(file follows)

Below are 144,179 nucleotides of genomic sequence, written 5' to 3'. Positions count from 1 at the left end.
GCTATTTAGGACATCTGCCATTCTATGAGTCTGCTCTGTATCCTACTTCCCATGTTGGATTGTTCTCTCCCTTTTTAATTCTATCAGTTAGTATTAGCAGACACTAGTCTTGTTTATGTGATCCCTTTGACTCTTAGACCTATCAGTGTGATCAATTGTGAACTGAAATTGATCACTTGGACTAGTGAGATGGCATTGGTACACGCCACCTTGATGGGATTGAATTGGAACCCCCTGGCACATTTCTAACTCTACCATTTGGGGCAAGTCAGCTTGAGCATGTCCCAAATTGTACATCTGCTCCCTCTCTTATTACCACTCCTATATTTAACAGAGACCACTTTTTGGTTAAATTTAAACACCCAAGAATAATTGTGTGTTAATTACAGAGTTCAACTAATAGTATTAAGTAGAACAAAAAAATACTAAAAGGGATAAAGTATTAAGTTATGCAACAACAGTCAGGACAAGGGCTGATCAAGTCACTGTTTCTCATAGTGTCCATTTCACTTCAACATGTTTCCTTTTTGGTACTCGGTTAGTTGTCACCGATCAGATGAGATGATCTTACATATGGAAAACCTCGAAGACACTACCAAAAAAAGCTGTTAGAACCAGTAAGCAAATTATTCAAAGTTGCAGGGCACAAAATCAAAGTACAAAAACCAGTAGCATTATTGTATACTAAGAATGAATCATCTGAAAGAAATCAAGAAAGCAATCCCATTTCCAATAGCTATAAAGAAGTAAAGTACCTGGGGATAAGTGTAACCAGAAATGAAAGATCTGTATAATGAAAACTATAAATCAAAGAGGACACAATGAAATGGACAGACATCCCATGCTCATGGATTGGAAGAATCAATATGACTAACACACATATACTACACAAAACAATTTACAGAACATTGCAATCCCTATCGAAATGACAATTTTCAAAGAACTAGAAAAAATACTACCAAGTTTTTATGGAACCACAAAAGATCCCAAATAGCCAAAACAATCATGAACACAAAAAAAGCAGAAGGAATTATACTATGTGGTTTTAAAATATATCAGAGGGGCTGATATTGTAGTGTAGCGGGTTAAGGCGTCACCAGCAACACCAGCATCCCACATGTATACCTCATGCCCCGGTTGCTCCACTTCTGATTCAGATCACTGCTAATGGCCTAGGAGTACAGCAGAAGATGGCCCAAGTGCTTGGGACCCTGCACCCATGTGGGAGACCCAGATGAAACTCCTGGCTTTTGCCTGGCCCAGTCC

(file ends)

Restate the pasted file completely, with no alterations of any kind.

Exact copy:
Below are 144,179 nucleotides of genomic sequence, written 5' to 3'. Positions count from 1 at the left end.
GCTATTTAGGACATCTGCCATTCTATGAGTCTGCTCTGTATCCTACTTCCCATGTTGGATTGTTCTCTCCCTTTTTAATTCTATCAGTTAGTATTAGCAGACACTAGTCTTGTTTATGTGATCCCTTTGACTCTTAGACCTATCAGTGTGATCAATTGTGAACTGAAATTGATCACTTGGACTAGTGAGATGGCATTGGTACACGCCACCTTGATGGGATTGAATTGGAACCCCCTGGCACATTTCTAACTCTACCATTTGGGGCAAGTCAGCTTGAGCATGTCCCAAATTGTACATCTGCTCCCTCTCTTATTACCACTCCTATATTTAACAGAGACCACTTTTTGGTTAAATTTAAACACCCAAGAATAATTGTGTGTTAATTACAGAGTTCAACTAATAGTATTAAGTAGAACAAAAAAATACTAAAAGGGATAAAGTATTAAGTTATGCAACAACAGTCAGGACAAGGGCTGATCAAGTCACTGTTTCTCATAGTGTCCATTTCACTTCAACATGTTTCCTTTTTGGTACTCGGTTAGTTGTCACCGATCAGATGAGATGATCTTACATATGGAAAACCTCGAAGACACTACCAAAAAAAGCTGTTAGAACCAGTAAGCAAATTATTCAAAGTTGCAGGGCACAAAATCAAAGTACAAAAACCAGTAGCATTATTGTATACTAAGAATGAATCATCTGAAAGAAATCAAGAAAGCAATCCCATTTCCAATAGCTATAAAGAAGTAAAGTACCTGGGGATAAGTGTAACCAGAAATGAAAGATCTGTATAATGAAAACTATAAATCAAAGAGGACACAATGAAATGGACAGACATCCCATGCTCATGGATTGGAAGAATCAATATGACTAACACACATATACTACACAAAACAATTTACAGAACATTGCAATCCCTATCGAAATGACAATTTTCAAAGAACTAGAAAAAATACTACCAAGTTTTTATGGAACCACAAAAGATCCCAAATAGCCAAAACAATCATGAACACAAAAAAAGCAGAAGGAATTATACTATGTGGTTTTAAAATATATCAGAGGGGCTGATATTGTAGTGTAGCGGGTTAAGGCGTCACCAGCAACACCAGCATCCCACATGTATACCTCATGCCCCGGTTGCTCCACTTCTGATTCAGATCACTGCTAATGGCCTAGGAGTACAGCAGAAGATGGCCCAAGTGCTTGGGACCCTGCACCCATGTGGGAGACCCAGATGAAACTCCTGGCTTTTGCCTGGCCCAGTCC